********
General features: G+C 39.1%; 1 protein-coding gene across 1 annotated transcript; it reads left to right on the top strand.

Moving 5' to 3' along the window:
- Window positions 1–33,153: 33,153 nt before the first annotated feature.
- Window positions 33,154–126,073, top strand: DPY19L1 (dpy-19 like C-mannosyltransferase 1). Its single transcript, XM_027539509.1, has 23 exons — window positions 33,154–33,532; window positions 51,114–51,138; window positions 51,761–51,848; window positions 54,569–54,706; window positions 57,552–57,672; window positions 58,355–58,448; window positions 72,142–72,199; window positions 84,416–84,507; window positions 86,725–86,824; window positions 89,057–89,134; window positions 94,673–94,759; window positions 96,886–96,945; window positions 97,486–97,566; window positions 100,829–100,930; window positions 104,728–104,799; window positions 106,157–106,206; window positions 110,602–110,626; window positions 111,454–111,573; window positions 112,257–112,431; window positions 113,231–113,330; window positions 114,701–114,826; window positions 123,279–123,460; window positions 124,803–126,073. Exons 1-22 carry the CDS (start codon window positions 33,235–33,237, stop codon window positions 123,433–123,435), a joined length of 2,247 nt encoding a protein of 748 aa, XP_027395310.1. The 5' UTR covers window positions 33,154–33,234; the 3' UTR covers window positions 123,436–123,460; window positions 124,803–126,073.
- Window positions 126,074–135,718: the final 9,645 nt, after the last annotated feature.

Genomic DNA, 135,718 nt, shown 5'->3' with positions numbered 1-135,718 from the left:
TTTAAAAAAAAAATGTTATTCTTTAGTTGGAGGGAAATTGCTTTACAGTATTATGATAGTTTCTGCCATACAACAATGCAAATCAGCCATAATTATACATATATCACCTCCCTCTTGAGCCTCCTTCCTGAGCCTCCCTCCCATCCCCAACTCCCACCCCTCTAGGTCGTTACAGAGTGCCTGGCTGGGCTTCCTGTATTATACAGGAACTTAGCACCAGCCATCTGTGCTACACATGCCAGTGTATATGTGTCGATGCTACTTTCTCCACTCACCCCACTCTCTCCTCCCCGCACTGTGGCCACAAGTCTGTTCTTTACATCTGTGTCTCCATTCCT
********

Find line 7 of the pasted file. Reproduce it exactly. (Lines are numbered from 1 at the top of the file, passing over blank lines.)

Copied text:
TTTAAAAAAAAAATGTTATTCTTTAGTTGGAGGGAAATTGCTTTACAGTATTATGATAGTTTCTGCCATACAACAATGCAAATCAGCCATAATTATACATATATCACCTCCCTCTTGAGCCTCCTTCCTGAGCCTCCCTCCCATCCCCAACTCCCACCCCTCTAGGTCGTTACAGAGTGCCTGGCTGGGCTTCCTGTATTATACAGGAACTTAGCACCAGCCATCTGTGCTACACATGCCAGTGTATATGTGTCGATGCTACTTTCTCCACTCACCCCACTCTCTCCTCCCCGCACTGTGGCCACAAGTCTGTTCTTTACATCTGTGTCTCCATTCCT